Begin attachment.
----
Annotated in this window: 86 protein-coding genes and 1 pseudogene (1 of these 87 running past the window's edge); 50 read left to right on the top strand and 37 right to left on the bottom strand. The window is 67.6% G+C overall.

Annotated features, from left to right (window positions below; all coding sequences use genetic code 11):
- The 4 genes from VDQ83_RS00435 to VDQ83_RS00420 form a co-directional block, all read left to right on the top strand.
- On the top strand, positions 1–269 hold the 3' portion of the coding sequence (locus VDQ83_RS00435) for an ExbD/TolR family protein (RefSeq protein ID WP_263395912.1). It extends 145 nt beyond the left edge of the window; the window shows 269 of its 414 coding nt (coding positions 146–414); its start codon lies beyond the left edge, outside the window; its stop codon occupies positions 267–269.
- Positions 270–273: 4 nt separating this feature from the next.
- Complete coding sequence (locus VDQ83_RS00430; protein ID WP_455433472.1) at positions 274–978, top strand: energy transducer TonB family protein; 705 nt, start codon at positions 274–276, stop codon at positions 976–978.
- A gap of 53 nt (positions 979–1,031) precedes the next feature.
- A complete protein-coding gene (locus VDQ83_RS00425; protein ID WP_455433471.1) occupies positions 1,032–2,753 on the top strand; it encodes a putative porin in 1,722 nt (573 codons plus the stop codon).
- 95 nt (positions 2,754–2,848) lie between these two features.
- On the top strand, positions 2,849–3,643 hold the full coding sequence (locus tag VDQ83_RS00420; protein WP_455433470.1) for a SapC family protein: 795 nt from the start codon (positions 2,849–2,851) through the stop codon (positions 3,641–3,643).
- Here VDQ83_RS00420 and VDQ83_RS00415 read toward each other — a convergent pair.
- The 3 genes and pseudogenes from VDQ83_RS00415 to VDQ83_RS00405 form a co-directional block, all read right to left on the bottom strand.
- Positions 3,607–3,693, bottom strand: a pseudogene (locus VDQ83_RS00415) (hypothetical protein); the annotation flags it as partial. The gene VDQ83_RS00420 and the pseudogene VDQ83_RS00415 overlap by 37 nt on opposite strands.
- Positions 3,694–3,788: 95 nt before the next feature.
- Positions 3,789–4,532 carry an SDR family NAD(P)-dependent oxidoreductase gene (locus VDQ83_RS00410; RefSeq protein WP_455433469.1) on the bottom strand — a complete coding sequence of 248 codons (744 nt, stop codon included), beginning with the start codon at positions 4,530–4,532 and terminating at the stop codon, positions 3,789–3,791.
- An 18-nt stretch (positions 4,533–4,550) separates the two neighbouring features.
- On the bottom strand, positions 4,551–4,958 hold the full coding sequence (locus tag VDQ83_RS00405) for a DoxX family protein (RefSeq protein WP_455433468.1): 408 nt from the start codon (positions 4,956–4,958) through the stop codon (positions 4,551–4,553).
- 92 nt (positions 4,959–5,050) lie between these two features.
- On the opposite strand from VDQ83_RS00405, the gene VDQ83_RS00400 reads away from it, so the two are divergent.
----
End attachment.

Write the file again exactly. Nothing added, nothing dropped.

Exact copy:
Annotated in this window: 86 protein-coding genes and 1 pseudogene (1 of these 87 running past the window's edge); 50 read left to right on the top strand and 37 right to left on the bottom strand. The window is 67.6% G+C overall.

Annotated features, from left to right (window positions below; all coding sequences use genetic code 11):
- The 4 genes from VDQ83_RS00435 to VDQ83_RS00420 form a co-directional block, all read left to right on the top strand.
- On the top strand, positions 1–269 hold the 3' portion of the coding sequence (locus VDQ83_RS00435) for an ExbD/TolR family protein (RefSeq protein ID WP_263395912.1). It extends 145 nt beyond the left edge of the window; the window shows 269 of its 414 coding nt (coding positions 146–414); its start codon lies beyond the left edge, outside the window; its stop codon occupies positions 267–269.
- Positions 270–273: 4 nt separating this feature from the next.
- Complete coding sequence (locus VDQ83_RS00430; protein ID WP_455433472.1) at positions 274–978, top strand: energy transducer TonB family protein; 705 nt, start codon at positions 274–276, stop codon at positions 976–978.
- A gap of 53 nt (positions 979–1,031) precedes the next feature.
- A complete protein-coding gene (locus VDQ83_RS00425; protein ID WP_455433471.1) occupies positions 1,032–2,753 on the top strand; it encodes a putative porin in 1,722 nt (573 codons plus the stop codon).
- 95 nt (positions 2,754–2,848) lie between these two features.
- On the top strand, positions 2,849–3,643 hold the full coding sequence (locus tag VDQ83_RS00420; protein WP_455433470.1) for a SapC family protein: 795 nt from the start codon (positions 2,849–2,851) through the stop codon (positions 3,641–3,643).
- Here VDQ83_RS00420 and VDQ83_RS00415 read toward each other — a convergent pair.
- The 3 genes and pseudogenes from VDQ83_RS00415 to VDQ83_RS00405 form a co-directional block, all read right to left on the bottom strand.
- Positions 3,607–3,693, bottom strand: a pseudogene (locus VDQ83_RS00415) (hypothetical protein); the annotation flags it as partial. The gene VDQ83_RS00420 and the pseudogene VDQ83_RS00415 overlap by 37 nt on opposite strands.
- Positions 3,694–3,788: 95 nt before the next feature.
- Positions 3,789–4,532 carry an SDR family NAD(P)-dependent oxidoreductase gene (locus VDQ83_RS00410; RefSeq protein WP_455433469.1) on the bottom strand — a complete coding sequence of 248 codons (744 nt, stop codon included), beginning with the start codon at positions 4,530–4,532 and terminating at the stop codon, positions 3,789–3,791.
- An 18-nt stretch (positions 4,533–4,550) separates the two neighbouring features.
- On the bottom strand, positions 4,551–4,958 hold the full coding sequence (locus tag VDQ83_RS00405) for a DoxX family protein (RefSeq protein WP_455433468.1): 408 nt from the start codon (positions 4,956–4,958) through the stop codon (positions 4,551–4,553).
- 92 nt (positions 4,959–5,050) lie between these two features.
- On the opposite strand from VDQ83_RS00405, the gene VDQ83_RS00400 reads away from it, so the two are divergent.